Getting It Right: The Arty Ninja

The samurai-meets–hip-hop look is very hot. But is it attractive?

Jeremy Sorese

This post is part of Getting It Right, a field guide to the five tribes of modern men’s fashion.

What do nuns, punks, existentialists, satanists, police officers, fascists, goths, and Upper East Side socialites all have in common? They all adore black. And why not? With black, there’s a lot to love. From pure evil to crisp saintliness, the color black checks so many symbolic boxes in so many contexts that it makes one’s toupee spin.   

When it comes to the wearing of black, women tend to be disloyal. For the average chick, little black dresses happily alternate with tangerine, fuchsia, and floral prints. Men? Not so much. When men commit to black, they COMMIT. It’s hard to imagine the Ramones or Johnny Cash in magenta or chartreuse. Black is for rebels, with and without causes, and every generation seems to throw up a black-clad outsider cult: rockers, bikers, and punks. And now we have ours. Enter the Arty Ninjas.

The Arty Ninja is a graphic Japanese-inspired avant-garde look that says, “I am creative, I make and/or collect art, and I am also weirdly sportif, as in skateboard.” Arty Ninja style has its roots in brands such as Comme des Garçons and Yohji Yamamoto, and it has now found its way onto the broader fashion landscape and, most notably, into the world of hip-hop. Key components include oversized T-shirts, oversized hoodies, leggings, and shorts that are so voluminous that they more closely resemble culottes. These skirtlike garments are worn over tights and are most often rendered in sweatshirt or T-shirt fabric but are also available in leather. Hardcore Arty Ninjas might also gird up their loins with—in lieu of the huge culotte—a black leather kilt.

Charles Berejnoi
An arty ninja in 2015 in Paris.

Vanni Bassetti/Getty Images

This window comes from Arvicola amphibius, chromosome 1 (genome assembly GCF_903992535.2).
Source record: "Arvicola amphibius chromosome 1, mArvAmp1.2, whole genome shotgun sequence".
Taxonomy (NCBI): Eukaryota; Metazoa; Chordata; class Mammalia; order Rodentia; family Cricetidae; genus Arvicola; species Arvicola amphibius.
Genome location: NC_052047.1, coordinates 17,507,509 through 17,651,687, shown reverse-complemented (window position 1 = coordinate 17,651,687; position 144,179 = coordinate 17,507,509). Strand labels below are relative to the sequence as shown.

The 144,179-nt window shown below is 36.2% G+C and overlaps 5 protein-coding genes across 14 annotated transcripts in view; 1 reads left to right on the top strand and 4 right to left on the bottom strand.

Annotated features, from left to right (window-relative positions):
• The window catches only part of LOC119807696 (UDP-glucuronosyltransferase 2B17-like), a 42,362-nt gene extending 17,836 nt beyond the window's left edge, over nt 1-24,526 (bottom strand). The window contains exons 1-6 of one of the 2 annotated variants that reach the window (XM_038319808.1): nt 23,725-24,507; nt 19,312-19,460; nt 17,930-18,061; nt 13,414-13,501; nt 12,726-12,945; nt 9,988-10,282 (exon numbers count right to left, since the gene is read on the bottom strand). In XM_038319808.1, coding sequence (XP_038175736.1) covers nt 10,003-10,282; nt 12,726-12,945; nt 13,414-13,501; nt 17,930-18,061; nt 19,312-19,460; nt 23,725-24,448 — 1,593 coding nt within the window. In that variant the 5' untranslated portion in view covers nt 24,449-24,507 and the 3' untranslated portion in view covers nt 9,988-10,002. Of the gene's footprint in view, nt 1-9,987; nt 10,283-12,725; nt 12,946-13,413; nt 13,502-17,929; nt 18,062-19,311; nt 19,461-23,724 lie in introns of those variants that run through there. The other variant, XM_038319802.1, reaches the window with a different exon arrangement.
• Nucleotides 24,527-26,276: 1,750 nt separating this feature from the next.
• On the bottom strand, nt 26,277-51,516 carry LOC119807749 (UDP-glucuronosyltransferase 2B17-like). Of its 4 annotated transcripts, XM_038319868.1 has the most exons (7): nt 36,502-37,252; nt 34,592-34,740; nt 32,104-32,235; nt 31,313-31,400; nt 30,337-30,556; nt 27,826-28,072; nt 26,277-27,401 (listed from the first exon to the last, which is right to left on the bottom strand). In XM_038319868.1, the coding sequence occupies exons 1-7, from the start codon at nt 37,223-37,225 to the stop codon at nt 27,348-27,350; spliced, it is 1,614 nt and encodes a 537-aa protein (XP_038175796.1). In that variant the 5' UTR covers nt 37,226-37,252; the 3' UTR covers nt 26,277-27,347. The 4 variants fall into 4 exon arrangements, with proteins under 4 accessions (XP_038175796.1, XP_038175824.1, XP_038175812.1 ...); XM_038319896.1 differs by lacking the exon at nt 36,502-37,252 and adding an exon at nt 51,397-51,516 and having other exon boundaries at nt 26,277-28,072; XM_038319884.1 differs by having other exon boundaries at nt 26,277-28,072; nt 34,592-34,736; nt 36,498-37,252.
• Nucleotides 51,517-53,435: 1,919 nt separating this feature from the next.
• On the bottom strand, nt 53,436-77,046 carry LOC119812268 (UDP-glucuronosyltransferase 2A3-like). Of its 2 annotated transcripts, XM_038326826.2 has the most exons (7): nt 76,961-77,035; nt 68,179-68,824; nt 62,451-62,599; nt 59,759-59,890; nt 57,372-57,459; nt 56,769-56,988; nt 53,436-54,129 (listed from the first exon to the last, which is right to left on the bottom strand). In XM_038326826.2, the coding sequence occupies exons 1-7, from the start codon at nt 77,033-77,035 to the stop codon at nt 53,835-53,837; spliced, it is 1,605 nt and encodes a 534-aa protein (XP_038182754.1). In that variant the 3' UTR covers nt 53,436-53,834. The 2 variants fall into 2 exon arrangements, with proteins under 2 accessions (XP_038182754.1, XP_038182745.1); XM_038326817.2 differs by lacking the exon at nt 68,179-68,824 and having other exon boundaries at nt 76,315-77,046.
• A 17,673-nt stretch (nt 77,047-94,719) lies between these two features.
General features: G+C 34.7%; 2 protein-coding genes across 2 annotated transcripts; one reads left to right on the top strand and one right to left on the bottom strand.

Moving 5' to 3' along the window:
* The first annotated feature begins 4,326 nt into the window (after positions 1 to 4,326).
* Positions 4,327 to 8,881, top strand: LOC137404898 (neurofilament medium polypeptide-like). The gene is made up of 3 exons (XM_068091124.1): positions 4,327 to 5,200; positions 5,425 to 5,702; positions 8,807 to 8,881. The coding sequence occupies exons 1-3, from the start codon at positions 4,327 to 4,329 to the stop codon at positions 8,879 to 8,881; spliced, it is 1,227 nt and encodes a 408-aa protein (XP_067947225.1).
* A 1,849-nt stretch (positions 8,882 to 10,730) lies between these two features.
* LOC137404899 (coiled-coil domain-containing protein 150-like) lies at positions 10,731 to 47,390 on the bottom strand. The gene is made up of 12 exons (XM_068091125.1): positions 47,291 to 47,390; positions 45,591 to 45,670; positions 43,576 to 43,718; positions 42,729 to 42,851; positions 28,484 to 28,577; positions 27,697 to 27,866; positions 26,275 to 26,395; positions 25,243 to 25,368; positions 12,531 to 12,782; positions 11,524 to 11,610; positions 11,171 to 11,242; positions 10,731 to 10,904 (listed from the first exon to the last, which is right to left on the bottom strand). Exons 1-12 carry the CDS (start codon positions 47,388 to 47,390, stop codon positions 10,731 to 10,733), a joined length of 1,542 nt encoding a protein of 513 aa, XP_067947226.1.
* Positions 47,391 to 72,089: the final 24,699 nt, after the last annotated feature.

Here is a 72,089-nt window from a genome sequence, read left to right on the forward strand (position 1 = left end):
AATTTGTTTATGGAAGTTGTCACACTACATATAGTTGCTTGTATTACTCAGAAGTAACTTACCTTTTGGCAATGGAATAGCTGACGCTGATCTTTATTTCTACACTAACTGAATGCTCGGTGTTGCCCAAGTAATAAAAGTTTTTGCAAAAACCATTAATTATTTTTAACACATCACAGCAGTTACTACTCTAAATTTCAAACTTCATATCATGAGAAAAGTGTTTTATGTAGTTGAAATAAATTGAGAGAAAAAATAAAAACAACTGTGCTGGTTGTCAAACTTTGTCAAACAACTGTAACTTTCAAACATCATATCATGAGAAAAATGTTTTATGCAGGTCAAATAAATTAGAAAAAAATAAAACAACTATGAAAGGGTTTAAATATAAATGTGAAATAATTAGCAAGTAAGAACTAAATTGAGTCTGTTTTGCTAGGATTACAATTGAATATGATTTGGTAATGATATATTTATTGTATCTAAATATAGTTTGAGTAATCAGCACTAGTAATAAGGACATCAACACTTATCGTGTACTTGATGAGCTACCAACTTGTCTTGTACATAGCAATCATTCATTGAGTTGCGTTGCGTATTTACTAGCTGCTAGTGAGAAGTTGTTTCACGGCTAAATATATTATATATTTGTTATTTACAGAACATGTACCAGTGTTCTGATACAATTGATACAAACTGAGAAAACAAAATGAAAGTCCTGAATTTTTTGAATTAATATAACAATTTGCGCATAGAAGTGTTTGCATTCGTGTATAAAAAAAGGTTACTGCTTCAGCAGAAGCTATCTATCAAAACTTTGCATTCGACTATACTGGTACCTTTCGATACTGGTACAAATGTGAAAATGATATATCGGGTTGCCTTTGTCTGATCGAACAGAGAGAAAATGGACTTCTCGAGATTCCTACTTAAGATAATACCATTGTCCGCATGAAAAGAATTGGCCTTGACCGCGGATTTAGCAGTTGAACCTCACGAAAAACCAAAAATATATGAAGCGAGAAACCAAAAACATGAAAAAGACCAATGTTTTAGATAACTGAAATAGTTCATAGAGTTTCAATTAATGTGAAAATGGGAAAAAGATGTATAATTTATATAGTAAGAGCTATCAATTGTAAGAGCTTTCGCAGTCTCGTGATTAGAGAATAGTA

Aficionados of the Arty Ninja look include various fashion-forward rappers—Yeezy, bonjour!—and sports gods such as basketball royalty and fashion designer Russell Westbrook and Barca soccer star Dani Alves. And let’s not forget the Asian college students in my NYU neighborhood who flaunt Arty Ninjoid ensembles by Givenchy, Public School (Dao-Yi Chow and Maxwell Osborne), Hood By Air (Shayne Oliver), and Off-White (Virgil Abloh).

The Arty Ninja is not for everyone. And especially not for me. Though I applaud these taboo-busting designs wholeheartedly and admire the way they look on dudes such as Mr. Westbrook, I have learned to avoid it. Why? Because it turns me into Louise Bourgeois or a Sicilian widow. There is, I hasten to add, absolutely nothing wrong with looking like Louise Bourgeois or a Sicilian widow. It’s just that I would prefer to have a little more time before transitioning—tiny, wrinkled, and black-clad—into my Louise Bourgeois or Sicilian widow years.

The Arty Ninja is a young person’s game. It’s also a multiculti game. The Arty Ninja designers are predominantly men of color. Being d’un certain age I vividly remember when so many talented men of color—Willie Smith, Stephen Burrows, Patrick Kelly, Isaia, Clovis Ruffin, Geoffrey Banks—propelled fashion forward in the ’70s and early ’80s. It warms the cockles of my old heart to see it happening again.

Points to keep in mind: For reasons too obvious to state, the Arty Ninja is a great look for a larger gentleman. If proof is needed, look no further than Robert Smith of the Cure, whose goth ’80s look is shifting seamlessly into Arty Ninja village. And last but not least, it is only fair to admit that Arty Ninja is not the sexiest, most alluring tribe on the planet. If you are single and about to throw yourself into the dating pool, you may wish to hold off before going Arty Ninja head to foot. If people mistake you for an oversized bat, they may feel disinclined to date you.

Next up: The Dedicated Follower of Satin.

Previously in Getting It Right:
Introduction: The Five Tribes of Modern Men’s Fashion
The Perverse Prepster